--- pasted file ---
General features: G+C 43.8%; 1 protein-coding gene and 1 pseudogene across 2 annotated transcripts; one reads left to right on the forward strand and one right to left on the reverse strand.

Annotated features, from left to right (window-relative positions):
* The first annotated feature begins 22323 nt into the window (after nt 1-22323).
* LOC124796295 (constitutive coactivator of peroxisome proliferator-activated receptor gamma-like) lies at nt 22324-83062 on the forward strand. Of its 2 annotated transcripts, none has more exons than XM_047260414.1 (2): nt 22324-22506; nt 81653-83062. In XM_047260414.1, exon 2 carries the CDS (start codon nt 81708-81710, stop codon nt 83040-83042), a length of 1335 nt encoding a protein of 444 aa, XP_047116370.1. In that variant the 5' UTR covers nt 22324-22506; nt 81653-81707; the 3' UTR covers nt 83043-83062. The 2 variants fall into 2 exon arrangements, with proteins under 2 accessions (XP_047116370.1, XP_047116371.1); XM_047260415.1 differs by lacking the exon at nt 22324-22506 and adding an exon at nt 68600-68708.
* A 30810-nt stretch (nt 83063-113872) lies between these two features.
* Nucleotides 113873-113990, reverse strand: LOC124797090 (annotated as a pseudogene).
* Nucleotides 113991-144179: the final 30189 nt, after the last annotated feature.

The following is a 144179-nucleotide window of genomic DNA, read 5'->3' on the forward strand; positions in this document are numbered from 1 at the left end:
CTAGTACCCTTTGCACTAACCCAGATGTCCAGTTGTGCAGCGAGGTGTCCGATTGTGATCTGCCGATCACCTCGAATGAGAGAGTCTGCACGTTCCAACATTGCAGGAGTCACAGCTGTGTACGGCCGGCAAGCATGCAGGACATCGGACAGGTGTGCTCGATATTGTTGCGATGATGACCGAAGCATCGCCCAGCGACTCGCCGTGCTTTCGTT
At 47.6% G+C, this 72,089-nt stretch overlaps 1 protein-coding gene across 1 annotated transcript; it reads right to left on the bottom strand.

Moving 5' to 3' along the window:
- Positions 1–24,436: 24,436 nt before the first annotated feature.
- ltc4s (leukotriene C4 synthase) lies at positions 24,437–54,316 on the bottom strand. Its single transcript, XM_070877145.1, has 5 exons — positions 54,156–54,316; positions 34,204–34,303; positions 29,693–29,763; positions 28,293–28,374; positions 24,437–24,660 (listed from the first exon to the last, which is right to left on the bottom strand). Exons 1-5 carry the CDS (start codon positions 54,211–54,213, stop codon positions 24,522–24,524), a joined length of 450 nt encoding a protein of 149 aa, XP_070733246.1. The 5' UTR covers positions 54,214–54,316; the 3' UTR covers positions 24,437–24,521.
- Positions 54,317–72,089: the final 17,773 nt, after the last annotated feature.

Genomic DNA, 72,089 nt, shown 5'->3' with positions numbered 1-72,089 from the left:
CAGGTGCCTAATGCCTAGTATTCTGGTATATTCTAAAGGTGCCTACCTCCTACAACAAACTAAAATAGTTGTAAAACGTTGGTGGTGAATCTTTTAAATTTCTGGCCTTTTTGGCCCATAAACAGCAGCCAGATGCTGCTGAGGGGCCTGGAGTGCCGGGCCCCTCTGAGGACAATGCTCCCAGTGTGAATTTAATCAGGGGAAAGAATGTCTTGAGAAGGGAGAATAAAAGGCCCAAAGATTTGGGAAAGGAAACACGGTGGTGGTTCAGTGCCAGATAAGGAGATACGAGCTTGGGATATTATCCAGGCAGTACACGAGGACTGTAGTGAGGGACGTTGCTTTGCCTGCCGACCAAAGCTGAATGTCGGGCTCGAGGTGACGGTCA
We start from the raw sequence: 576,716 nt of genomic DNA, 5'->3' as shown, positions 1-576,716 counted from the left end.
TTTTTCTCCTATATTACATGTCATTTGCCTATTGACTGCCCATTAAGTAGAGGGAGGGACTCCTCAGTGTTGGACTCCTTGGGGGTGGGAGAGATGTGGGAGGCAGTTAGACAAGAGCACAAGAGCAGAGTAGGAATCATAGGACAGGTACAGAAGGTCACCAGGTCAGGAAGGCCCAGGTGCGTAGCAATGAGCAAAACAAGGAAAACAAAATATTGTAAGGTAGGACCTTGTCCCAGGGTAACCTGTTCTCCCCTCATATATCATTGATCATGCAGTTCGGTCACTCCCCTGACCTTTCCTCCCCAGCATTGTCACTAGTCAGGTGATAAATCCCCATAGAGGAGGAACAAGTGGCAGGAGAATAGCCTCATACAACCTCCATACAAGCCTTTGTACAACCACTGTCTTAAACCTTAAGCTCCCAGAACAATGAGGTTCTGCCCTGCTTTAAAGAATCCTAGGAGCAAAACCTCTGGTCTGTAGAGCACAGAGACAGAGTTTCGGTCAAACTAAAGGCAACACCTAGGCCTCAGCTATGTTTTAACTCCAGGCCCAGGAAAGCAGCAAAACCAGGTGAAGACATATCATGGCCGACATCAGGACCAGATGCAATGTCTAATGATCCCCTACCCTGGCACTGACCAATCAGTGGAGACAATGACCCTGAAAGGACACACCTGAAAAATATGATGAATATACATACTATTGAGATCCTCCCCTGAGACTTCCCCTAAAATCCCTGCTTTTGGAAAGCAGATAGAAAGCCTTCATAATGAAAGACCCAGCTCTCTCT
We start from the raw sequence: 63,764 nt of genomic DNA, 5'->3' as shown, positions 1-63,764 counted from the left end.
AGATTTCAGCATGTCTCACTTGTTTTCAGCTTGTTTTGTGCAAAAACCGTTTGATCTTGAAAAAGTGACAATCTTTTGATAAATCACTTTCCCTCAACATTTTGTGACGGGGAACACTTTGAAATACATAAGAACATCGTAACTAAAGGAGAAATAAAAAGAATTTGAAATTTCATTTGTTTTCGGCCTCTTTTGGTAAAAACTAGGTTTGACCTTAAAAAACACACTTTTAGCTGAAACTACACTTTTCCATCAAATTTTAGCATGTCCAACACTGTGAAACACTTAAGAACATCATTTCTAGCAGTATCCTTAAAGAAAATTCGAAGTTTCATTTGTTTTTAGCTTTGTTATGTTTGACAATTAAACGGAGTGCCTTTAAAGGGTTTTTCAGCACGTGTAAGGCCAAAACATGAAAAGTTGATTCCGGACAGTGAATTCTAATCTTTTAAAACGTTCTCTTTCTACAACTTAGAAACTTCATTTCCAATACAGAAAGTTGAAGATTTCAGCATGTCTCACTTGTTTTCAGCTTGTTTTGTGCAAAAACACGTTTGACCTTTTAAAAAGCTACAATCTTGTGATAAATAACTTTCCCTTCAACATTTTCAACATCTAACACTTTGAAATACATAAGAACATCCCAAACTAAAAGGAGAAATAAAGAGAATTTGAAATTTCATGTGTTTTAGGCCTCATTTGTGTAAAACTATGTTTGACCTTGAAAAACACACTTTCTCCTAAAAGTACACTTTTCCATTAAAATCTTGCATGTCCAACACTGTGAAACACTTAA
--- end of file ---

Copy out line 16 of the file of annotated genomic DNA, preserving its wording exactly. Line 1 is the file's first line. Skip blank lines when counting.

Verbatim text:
CAGGTGCCTAATGCCTAGTATTCTGGTATATTCTAAAGGTGCCTACCTCCTACAACAAACTAAAATAGTTGTAAAACGTTGGTGGTGAATCTTTTAAATTTCTGGCCTTTTTGGCCCATAAACAGCAGCCAGATGCTGCTGAGGGGCCTGGAGTGCCGGGCCCCTCTGAGGACAATGCTCCCAGTGTGAATTTAATCAGGGGAAAGAATGTCTTGAGAAGGGAGAATAAAAGGCCCAAAGATTTGGGAAAGGAAACACGGTGGTGGTTCAGTGCCAGATAAGGAGATACGAGCTTGGGATATTATCCAGGCAGTACACGAGGACTGTAGTGAGGGACGTTGCTTTGCCTGCCGACCAAAGCTGAATGTCGGGCTCGAGGTGACGGTCA